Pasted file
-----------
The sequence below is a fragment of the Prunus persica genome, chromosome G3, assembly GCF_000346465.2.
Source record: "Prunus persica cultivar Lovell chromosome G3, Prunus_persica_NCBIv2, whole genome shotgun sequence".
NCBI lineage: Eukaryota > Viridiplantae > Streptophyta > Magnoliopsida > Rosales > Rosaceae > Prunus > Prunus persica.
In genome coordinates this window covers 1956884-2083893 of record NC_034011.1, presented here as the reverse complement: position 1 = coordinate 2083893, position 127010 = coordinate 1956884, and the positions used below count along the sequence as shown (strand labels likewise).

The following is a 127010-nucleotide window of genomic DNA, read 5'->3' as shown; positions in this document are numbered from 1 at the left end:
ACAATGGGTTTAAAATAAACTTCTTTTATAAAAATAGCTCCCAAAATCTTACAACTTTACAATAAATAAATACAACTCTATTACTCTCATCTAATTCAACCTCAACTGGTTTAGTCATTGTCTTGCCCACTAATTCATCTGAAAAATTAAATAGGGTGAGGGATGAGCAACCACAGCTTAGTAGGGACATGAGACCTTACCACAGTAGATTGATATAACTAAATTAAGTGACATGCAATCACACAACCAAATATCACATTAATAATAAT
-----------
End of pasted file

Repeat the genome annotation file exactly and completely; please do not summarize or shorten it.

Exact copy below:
The sequence below is a fragment of the Prunus persica genome, chromosome G3, assembly GCF_000346465.2.
Source record: "Prunus persica cultivar Lovell chromosome G3, Prunus_persica_NCBIv2, whole genome shotgun sequence".
NCBI lineage: Eukaryota > Viridiplantae > Streptophyta > Magnoliopsida > Rosales > Rosaceae > Prunus > Prunus persica.
In genome coordinates this window covers 1956884-2083893 of record NC_034011.1, presented here as the reverse complement: position 1 = coordinate 2083893, position 127010 = coordinate 1956884, and the positions used below count along the sequence as shown (strand labels likewise).

The following is a 127010-nucleotide window of genomic DNA, read 5'->3' as shown; positions in this document are numbered from 1 at the left end:
ACAATGGGTTTAAAATAAACTTCTTTTATAAAAATAGCTCCCAAAATCTTACAACTTTACAATAAATAAATACAACTCTATTACTCTCATCTAATTCAACCTCAACTGGTTTAGTCATTGTCTTGCCCACTAATTCATCTGAAAAATTAAATAGGGTGAGGGATGAGCAACCACAGCTTAGTAGGGACATGAGACCTTACCACAGTAGATTGATATAACTAAATTAAGTGACATGCAATCACACAACCAAATATCACATTAATAATAAT